Electrocution in Ark.
Yesterday (Monday, June 2nd) a lineworker was killed in Paris,Ark. From what I read they were working on storm damage. This was a contractor working for City of Paris,Ark. ( a municipal I presume). I think 4 men were working on a double circuit line. The bottom circuit was de-energized and the top still hot. A tree or limb fell on the top circuit and brought it into contact with the bottom circuit. This killed one man and sent 2 to the burn center. The other man was treated and released. That's about all I know. Wheather they had it grounded etc. I don't know. You can probably learn more by looking on line.
Sorry to hear about the loss of a Brother. This is something that the suits sometimes forget, that even if you do everything right, things can still go wrong.
I used to tell my apes, that unfortunately to have a long accident free life as a lineman takes luck, make sure you follow all your rules and use common sense and cut down on the times you are relying on luck.
Injured Utility Workers On Mend
Injured Utility Workers On Mend
Wednesday, June 4, 2008 10:13 AM CDT
By Hicham Raache
TIMES RECORD • [email protected]
Two Ozark utility crew workers are recovering in a Little Rock hospital from severe injuries they suffered alongside a co-worker who was electrocuted Monday.
Daniel Scott Stover of Ozark died Monday when he and four fellow utility crew members attempted to repair a downed power line on Wiggins Road in Paris, according to Steve King, the owner of the Ozark-based C&N Electric, 106 Second St.
“A tree had blown over onto (the power line) and pulled the wires onto the ground,” King said. “My crew was trying to get the brush off of it so they could get the line back in the air.”
While removing the brush to recover the deactivated power line, the C&N crew came in contact with an energized OG&E line, King said.
“We knew the (OG&E) line was energized,” King said. “We did not foresee how the line could get into it.”
The electrical jolt from the live wire struck three members of the crew in a flash. Stover was killed and Jeremy Looney and Robert Pyron were both severely injured.
Looney and Pyron are both currently in stable condition at Arkansas Children’s Hospital burn unit in Little Rock. Looney suffered third-degree burns to 25 percent of his body. The lower portion of Pyron’s left leg was so badly damaged it had to be amputated, King said.
King said he is currently working with OG&E officials to identify what exactly transpired when Stover was electrocuted and his colleagues injured.
“We looked it over and thought it was a no-fault accident,” he said.
Utility crews have worked around the clock to address power outages since a gathering of thunderstorms pounded west central Arkansas on Sunday.
Approximately 17,500 power outages were initially reported across Sebastian, Crawford, Franklin, Logan and Johnson counties.
As of Tuesday, Arkansas Valley Electric has restored power to each customer who reported an outage, according to Greg Davis, Arkansas Valley spokesman.
Only about 20 OG&E customers remain without power, Rob Ratley, manager of community affairs for OG&E, said Tuesday afternoon.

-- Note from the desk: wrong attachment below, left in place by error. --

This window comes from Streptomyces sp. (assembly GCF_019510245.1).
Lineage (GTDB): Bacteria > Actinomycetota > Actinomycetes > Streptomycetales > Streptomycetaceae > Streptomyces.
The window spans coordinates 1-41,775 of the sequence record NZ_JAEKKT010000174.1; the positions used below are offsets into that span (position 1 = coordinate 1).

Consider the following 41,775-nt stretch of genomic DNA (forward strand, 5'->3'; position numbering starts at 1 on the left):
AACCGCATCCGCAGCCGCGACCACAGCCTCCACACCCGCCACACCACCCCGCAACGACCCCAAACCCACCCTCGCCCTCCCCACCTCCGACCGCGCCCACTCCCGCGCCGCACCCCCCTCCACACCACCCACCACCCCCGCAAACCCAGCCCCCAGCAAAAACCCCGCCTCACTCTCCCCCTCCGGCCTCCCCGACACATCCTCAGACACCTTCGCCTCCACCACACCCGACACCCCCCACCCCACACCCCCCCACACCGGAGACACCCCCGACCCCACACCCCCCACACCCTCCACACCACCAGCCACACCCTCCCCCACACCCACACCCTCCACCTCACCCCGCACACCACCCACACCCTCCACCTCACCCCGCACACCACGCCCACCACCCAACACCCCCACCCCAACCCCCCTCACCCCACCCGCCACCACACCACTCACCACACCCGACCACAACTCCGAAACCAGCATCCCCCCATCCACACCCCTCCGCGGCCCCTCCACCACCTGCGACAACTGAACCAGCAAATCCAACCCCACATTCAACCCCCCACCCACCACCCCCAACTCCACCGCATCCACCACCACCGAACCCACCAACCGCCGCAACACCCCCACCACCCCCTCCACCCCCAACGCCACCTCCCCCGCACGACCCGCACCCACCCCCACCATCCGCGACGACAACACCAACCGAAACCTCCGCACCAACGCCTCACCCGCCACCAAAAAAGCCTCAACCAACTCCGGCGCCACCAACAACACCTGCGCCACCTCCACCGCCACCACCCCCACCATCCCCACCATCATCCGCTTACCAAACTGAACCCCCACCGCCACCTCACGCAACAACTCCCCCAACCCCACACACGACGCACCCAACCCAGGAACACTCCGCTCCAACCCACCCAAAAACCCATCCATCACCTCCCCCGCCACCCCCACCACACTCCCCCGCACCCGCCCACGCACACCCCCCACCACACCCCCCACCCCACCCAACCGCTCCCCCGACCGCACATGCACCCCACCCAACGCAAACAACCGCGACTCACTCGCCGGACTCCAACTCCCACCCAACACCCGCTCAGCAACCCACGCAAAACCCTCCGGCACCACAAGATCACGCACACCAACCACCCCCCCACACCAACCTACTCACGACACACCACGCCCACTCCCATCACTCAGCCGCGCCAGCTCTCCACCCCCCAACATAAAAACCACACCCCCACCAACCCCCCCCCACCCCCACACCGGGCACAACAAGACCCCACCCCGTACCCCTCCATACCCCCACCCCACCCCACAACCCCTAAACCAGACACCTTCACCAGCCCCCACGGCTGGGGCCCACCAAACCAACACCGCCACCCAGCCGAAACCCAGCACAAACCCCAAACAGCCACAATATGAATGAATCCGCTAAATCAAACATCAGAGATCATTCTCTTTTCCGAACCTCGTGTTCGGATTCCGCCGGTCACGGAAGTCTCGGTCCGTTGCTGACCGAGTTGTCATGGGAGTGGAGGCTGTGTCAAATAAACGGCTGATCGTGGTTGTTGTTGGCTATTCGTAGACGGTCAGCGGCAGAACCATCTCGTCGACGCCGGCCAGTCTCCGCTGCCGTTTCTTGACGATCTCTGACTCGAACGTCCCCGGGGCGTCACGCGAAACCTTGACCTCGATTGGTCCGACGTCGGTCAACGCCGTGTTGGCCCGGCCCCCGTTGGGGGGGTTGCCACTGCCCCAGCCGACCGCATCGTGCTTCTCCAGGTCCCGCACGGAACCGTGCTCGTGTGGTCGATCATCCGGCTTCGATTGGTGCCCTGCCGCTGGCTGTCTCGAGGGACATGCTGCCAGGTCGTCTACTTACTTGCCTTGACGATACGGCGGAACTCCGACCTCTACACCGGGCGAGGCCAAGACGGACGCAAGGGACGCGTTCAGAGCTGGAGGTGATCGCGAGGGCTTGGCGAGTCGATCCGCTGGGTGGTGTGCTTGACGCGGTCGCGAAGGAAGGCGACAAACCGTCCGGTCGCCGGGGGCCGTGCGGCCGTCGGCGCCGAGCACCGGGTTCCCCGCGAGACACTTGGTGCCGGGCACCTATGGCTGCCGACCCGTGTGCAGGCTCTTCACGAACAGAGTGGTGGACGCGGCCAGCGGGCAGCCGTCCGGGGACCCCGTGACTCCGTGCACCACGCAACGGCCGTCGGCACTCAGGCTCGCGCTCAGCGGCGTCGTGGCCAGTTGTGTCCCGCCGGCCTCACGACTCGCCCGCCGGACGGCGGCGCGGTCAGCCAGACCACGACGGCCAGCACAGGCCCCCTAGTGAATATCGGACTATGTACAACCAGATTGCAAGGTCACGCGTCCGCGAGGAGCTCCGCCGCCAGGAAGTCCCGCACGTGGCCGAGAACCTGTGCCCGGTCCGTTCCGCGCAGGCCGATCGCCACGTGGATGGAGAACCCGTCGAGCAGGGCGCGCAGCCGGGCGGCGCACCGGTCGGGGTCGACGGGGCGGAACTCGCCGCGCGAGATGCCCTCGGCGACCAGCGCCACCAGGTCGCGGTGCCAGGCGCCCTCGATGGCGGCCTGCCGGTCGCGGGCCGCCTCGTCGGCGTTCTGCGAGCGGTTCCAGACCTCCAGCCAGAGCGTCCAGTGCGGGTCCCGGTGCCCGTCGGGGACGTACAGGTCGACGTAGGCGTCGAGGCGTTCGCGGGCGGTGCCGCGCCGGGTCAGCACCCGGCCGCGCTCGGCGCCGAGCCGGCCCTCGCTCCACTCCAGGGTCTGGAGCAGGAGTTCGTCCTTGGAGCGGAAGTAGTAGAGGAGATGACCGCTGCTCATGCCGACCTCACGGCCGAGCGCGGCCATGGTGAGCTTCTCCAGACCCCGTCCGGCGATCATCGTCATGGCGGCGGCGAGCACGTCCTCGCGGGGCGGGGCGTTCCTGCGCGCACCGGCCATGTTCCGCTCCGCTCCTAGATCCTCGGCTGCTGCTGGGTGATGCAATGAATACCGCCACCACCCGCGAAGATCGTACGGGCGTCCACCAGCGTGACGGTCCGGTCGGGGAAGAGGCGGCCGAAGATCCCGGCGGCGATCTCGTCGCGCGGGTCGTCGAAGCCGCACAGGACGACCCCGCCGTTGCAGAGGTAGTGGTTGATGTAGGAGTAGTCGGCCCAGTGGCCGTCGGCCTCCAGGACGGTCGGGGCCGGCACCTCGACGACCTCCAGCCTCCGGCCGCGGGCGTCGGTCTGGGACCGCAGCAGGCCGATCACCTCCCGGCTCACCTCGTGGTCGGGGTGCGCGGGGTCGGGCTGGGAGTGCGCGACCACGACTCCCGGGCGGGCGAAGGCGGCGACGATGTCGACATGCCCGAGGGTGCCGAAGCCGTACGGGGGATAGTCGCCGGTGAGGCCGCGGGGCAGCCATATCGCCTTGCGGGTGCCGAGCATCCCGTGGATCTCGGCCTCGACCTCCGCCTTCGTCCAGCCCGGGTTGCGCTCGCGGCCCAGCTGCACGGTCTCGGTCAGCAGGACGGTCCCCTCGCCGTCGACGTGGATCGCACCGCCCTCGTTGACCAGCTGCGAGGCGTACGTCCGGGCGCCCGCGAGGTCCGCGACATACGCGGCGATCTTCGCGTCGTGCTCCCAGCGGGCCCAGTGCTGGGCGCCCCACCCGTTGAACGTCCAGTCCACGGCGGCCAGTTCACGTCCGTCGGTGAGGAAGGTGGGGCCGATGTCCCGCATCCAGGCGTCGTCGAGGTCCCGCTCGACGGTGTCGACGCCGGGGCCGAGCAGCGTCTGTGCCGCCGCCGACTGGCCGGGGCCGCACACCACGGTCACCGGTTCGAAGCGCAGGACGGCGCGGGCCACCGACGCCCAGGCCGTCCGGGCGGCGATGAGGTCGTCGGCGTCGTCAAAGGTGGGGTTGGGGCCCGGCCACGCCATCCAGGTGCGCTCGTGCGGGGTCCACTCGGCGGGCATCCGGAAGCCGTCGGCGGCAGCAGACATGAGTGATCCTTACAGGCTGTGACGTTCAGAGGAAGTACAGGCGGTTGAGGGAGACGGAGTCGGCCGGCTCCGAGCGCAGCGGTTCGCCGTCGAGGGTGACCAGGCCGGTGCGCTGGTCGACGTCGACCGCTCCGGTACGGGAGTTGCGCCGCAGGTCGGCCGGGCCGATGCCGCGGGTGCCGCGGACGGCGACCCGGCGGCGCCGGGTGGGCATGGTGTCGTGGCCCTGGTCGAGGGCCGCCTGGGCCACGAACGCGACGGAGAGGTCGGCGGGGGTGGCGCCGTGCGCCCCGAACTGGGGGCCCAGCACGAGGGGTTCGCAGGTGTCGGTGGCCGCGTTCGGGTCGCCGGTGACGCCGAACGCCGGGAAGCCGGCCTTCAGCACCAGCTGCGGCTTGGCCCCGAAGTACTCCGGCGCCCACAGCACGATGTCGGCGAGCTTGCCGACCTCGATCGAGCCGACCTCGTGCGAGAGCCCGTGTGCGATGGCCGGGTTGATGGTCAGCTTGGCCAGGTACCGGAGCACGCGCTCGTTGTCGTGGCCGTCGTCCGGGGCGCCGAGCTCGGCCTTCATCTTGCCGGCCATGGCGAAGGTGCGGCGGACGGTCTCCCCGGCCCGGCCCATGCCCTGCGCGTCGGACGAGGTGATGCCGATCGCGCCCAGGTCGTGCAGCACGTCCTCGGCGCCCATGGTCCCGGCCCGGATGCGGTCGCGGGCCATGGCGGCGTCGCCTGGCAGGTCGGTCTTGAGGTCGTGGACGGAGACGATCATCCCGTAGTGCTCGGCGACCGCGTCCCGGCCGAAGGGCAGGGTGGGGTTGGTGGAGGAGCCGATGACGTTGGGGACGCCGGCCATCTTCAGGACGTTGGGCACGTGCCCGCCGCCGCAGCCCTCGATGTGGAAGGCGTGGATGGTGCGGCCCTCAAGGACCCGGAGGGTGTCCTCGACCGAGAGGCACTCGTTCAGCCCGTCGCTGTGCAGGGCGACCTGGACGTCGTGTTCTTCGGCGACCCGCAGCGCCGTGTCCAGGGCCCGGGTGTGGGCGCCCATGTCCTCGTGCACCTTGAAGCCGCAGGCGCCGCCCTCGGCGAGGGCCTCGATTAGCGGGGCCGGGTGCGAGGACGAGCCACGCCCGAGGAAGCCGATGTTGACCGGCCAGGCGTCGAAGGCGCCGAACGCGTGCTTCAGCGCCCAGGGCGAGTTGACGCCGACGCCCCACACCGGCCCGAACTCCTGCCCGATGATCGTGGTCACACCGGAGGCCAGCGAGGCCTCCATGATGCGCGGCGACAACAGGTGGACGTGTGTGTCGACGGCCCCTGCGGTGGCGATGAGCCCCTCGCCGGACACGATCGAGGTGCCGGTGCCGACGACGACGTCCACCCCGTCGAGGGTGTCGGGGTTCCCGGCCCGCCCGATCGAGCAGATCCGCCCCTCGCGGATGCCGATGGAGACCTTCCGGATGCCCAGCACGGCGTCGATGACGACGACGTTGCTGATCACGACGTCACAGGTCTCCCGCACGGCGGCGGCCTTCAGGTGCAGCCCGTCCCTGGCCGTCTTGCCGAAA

Jesus man, I get SOOO TIRED of reading this last little bit that is ALWAYS put in stories where linemen got killed or seriously hurt. Who gives a **** how many people were without power? I'm more worried about the guy/woman or the crew that got hurt. If the people want to ***** about being without power I'd tell them where to go if I was a spokesman (I wouldnt be employed long). This is truly a sad situation.
Originally Posted by CPOPE
There is no telling how many times I've written OSHA about trying to have a safety program that is nationwide and covers any and every IOU, Cooperative, Muni, etc.
EDIT: CPOPE I wasnt directing that at you, was directing my anger towards the writers that always put this crap in their stories.
Truly, truly sad about our lost Brother and our injured Brothers.
The storms in the Midwest put us under the gun and have us working loooong hours in less than favorable conditions with a lot of factors that put us at risk. Stay alert guys, follow your safety rules and listen to your crew mates and the little voice in your head that we all hear at times telling us not to do it that way or to get help.
I too am sick of the media overlooking or ignoring the things we go through to get and keep the lights on, I'm also sick of hearing our media spokespeople comment about "all available crews are working to restore the outages" amazing when you find out that out of 25 guys, 24 were apparently unavailable and you're the only one out there. Be safe guys.
just a not so simple question
This may be one of those never ending scenarios where we can argue all day.........but lets just say the crew had a clearance on the bottom circuit,would that change the fact that the top circuit was left hot,or would your company proceedures require you to isolate a section of the top circuit.......here its almost written in stone when it comes to a clearance,but this type is rare and I can see where they may be different views on which way to handle it if and where it happens again.